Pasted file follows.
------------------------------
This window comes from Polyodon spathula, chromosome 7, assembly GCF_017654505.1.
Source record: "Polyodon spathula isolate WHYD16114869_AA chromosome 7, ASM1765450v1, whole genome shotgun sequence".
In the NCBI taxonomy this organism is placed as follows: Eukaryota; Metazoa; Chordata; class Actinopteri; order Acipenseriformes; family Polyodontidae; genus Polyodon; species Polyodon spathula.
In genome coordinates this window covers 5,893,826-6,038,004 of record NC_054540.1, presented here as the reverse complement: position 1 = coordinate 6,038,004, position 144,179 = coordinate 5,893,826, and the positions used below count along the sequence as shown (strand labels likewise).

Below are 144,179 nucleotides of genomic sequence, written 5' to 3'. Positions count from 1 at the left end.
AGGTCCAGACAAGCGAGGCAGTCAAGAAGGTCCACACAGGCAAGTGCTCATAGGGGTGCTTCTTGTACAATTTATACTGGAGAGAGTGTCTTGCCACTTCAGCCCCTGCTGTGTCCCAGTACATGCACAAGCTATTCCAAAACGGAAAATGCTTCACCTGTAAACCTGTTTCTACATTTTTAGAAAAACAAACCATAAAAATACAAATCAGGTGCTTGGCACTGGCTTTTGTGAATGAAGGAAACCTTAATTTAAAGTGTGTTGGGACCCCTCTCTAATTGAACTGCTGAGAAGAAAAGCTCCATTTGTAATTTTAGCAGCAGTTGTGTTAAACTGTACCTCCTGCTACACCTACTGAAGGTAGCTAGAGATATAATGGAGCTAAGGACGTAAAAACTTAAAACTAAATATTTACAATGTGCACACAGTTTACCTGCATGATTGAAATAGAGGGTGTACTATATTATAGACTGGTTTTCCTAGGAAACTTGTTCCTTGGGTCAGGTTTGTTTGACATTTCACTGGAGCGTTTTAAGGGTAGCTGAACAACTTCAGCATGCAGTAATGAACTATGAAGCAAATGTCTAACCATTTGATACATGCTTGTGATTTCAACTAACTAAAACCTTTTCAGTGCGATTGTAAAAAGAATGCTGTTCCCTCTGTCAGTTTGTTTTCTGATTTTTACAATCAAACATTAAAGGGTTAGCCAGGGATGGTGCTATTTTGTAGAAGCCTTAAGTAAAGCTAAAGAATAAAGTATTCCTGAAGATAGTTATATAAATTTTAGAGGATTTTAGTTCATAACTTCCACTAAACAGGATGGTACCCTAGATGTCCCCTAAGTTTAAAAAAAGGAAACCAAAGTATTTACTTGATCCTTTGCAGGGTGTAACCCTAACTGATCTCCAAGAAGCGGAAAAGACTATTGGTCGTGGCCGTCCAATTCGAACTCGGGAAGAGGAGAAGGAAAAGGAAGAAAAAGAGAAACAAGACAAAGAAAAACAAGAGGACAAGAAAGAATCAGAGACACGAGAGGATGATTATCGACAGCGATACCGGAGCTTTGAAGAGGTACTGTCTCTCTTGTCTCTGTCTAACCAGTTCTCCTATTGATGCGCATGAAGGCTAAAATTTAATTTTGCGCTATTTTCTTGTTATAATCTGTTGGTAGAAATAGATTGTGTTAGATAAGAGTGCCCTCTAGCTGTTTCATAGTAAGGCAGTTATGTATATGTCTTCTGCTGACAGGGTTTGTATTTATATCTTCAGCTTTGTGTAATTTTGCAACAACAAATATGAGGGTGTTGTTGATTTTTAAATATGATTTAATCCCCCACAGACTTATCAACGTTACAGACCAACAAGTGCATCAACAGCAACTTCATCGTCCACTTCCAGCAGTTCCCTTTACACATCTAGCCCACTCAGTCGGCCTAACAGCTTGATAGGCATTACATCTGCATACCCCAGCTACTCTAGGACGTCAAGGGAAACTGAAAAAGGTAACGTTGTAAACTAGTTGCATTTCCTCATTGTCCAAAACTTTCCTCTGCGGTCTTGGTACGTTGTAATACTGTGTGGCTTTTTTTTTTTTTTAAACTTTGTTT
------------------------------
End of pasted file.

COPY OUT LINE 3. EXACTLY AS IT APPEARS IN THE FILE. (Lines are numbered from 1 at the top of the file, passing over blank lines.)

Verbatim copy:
In the NCBI taxonomy this organism is placed as follows: Eukaryota; Metazoa; Chordata; class Actinopteri; order Acipenseriformes; family Polyodontidae; genus Polyodon; species Polyodon spathula.